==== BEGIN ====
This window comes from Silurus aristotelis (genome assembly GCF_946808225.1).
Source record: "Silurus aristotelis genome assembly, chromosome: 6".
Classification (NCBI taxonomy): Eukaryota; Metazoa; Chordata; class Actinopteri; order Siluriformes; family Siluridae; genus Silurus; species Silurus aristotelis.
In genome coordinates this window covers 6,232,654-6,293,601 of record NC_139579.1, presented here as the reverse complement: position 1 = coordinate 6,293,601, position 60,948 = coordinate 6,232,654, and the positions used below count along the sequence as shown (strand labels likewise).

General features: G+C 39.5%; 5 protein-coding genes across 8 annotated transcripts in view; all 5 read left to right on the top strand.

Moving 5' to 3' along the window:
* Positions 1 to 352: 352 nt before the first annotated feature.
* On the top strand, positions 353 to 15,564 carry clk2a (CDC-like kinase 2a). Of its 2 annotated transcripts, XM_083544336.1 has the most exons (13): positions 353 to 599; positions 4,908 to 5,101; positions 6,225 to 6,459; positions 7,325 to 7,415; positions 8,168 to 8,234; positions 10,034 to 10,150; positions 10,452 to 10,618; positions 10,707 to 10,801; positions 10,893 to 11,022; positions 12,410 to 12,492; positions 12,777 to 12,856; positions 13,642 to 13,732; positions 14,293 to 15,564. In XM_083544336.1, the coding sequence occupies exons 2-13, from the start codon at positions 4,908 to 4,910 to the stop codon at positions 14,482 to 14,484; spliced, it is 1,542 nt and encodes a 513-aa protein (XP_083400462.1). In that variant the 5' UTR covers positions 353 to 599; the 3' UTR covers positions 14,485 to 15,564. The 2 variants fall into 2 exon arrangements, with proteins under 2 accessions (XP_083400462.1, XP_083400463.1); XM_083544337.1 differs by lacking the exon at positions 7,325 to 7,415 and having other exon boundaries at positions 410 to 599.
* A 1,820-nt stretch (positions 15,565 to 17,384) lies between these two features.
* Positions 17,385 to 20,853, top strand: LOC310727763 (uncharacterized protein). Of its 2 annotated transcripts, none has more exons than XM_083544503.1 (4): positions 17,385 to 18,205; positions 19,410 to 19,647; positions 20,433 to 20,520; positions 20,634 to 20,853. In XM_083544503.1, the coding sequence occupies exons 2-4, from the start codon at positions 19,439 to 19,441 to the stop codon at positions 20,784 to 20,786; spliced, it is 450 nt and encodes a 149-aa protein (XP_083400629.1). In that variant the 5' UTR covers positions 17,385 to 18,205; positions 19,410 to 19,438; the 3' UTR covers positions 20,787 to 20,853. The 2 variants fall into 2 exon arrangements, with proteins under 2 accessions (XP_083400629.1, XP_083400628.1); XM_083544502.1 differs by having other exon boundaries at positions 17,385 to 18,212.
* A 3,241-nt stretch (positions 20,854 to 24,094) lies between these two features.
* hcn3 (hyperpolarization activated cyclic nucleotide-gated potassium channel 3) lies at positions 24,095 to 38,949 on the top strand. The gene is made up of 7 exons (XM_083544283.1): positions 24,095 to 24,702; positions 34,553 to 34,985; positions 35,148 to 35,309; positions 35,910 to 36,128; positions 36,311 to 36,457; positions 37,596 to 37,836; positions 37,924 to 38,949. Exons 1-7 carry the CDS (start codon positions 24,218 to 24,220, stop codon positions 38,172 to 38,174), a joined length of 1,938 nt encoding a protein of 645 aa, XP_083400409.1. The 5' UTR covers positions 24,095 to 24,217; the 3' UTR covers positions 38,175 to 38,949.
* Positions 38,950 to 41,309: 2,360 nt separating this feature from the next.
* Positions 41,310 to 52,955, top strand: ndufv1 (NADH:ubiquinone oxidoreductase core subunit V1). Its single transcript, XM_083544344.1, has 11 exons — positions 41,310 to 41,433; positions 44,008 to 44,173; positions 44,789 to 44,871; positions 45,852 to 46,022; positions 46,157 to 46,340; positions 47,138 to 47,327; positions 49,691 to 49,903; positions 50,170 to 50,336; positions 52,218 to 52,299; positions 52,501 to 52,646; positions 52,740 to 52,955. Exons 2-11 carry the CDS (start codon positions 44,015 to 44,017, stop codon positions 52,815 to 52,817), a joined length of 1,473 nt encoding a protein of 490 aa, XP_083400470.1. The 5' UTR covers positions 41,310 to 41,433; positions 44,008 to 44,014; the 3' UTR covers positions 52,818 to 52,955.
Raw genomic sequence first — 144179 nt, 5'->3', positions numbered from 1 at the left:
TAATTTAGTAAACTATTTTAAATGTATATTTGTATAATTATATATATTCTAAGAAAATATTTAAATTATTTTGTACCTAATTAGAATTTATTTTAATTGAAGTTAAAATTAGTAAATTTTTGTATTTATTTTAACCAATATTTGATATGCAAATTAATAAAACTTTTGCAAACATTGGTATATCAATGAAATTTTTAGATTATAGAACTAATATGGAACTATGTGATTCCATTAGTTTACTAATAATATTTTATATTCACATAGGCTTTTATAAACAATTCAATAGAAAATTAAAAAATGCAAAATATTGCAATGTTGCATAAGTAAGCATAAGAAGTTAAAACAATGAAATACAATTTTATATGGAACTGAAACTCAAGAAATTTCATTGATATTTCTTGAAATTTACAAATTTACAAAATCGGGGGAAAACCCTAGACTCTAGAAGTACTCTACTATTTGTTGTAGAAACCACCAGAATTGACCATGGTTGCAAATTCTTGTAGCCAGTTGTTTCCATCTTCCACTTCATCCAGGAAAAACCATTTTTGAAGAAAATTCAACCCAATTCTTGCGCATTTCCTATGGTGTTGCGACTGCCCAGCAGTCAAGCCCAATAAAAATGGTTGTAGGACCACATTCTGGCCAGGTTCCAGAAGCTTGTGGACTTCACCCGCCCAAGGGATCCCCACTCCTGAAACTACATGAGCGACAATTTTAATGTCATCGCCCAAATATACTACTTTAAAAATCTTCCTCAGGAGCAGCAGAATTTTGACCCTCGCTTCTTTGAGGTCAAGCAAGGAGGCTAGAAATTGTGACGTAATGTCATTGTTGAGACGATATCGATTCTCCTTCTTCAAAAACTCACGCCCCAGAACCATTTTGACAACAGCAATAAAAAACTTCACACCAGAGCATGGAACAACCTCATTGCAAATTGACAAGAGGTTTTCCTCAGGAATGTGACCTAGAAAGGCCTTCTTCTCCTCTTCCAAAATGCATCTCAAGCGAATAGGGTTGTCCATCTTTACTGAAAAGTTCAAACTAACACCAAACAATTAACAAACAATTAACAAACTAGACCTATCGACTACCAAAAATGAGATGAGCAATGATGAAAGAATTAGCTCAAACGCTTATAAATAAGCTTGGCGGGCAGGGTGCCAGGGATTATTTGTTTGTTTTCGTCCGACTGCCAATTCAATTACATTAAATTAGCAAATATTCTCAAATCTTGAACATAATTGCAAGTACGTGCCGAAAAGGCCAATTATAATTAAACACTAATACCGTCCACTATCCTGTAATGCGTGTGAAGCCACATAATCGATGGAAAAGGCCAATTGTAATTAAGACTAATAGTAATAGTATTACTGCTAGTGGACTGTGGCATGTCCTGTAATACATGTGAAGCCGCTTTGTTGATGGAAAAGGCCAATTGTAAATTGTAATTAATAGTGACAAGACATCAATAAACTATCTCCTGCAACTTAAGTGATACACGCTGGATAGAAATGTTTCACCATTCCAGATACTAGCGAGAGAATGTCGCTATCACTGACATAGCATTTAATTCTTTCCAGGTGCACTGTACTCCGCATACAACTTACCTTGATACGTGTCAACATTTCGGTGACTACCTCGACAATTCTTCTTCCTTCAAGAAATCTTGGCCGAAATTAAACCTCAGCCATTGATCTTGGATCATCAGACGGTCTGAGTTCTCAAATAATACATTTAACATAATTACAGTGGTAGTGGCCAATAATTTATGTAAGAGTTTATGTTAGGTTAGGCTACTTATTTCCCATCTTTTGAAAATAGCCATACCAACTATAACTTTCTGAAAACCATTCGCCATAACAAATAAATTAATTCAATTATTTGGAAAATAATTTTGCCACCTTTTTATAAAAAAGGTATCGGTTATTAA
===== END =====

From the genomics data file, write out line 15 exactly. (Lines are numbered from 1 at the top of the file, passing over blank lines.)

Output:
Raw genomic sequence first — 144179 nt, 5'->3', positions numbered from 1 at the left: